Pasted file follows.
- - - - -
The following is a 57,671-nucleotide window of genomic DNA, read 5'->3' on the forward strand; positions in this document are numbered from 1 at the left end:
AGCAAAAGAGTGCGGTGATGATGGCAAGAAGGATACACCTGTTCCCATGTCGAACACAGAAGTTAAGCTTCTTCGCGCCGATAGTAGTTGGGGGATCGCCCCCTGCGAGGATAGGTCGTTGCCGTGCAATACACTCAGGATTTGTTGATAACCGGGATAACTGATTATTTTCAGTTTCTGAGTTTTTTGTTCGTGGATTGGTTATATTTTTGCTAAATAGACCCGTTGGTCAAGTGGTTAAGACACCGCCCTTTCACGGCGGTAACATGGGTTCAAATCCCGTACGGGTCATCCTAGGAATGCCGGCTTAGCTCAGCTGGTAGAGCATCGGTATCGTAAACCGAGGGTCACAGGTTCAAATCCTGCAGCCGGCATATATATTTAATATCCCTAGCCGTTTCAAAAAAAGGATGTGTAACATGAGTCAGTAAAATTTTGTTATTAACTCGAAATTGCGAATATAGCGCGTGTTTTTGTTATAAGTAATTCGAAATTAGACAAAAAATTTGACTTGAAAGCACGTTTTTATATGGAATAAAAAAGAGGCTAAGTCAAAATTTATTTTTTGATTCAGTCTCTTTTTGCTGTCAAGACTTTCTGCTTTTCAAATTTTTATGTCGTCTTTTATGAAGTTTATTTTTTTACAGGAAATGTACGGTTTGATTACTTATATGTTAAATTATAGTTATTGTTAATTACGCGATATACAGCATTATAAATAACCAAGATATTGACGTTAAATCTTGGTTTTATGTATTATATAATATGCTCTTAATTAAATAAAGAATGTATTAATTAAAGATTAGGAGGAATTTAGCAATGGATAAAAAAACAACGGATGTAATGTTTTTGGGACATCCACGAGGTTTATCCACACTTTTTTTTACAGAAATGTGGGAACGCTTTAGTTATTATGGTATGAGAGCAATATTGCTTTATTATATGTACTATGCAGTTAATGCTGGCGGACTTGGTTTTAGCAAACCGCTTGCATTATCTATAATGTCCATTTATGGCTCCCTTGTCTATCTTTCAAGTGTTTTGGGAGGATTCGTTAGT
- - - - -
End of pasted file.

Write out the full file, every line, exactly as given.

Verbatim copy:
The following is a 57,671-nucleotide window of genomic DNA, read 5'->3' on the forward strand; positions in this document are numbered from 1 at the left end:
AGCAAAAGAGTGCGGTGATGATGGCAAGAAGGATACACCTGTTCCCATGTCGAACACAGAAGTTAAGCTTCTTCGCGCCGATAGTAGTTGGGGGATCGCCCCCTGCGAGGATAGGTCGTTGCCGTGCAATACACTCAGGATTTGTTGATAACCGGGATAACTGATTATTTTCAGTTTCTGAGTTTTTTGTTCGTGGATTGGTTATATTTTTGCTAAATAGACCCGTTGGTCAAGTGGTTAAGACACCGCCCTTTCACGGCGGTAACATGGGTTCAAATCCCGTACGGGTCATCCTAGGAATGCCGGCTTAGCTCAGCTGGTAGAGCATCGGTATCGTAAACCGAGGGTCACAGGTTCAAATCCTGCAGCCGGCATATATATTTAATATCCCTAGCCGTTTCAAAAAAAGGATGTGTAACATGAGTCAGTAAAATTTTGTTATTAACTCGAAATTGCGAATATAGCGCGTGTTTTTGTTATAAGTAATTCGAAATTAGACAAAAAATTTGACTTGAAAGCACGTTTTTATATGGAATAAAAAAGAGGCTAAGTCAAAATTTATTTTTTGATTCAGTCTCTTTTTGCTGTCAAGACTTTCTGCTTTTCAAATTTTTATGTCGTCTTTTATGAAGTTTATTTTTTTACAGGAAATGTACGGTTTGATTACTTATATGTTAAATTATAGTTATTGTTAATTACGCGATATACAGCATTATAAATAACCAAGATATTGACGTTAAATCTTGGTTTTATGTATTATATAATATGCTCTTAATTAAATAAAGAATGTATTAATTAAAGATTAGGAGGAATTTAGCAATGGATAAAAAAACAACGGATGTAATGTTTTTGGGACATCCACGAGGTTTATCCACACTTTTTTTTACAGAAATGTGGGAACGCTTTAGTTATTATGGTATGAGAGCAATATTGCTTTATTATATGTACTATGCAGTTAATGCTGGCGGACTTGGTTTTAGCAAACCGCTTGCATTATCTATAATGTCCATTTATGGCTCCCTTGTCTATCTTTCAAGTGTTTTGGGAGGATTCGTTAGT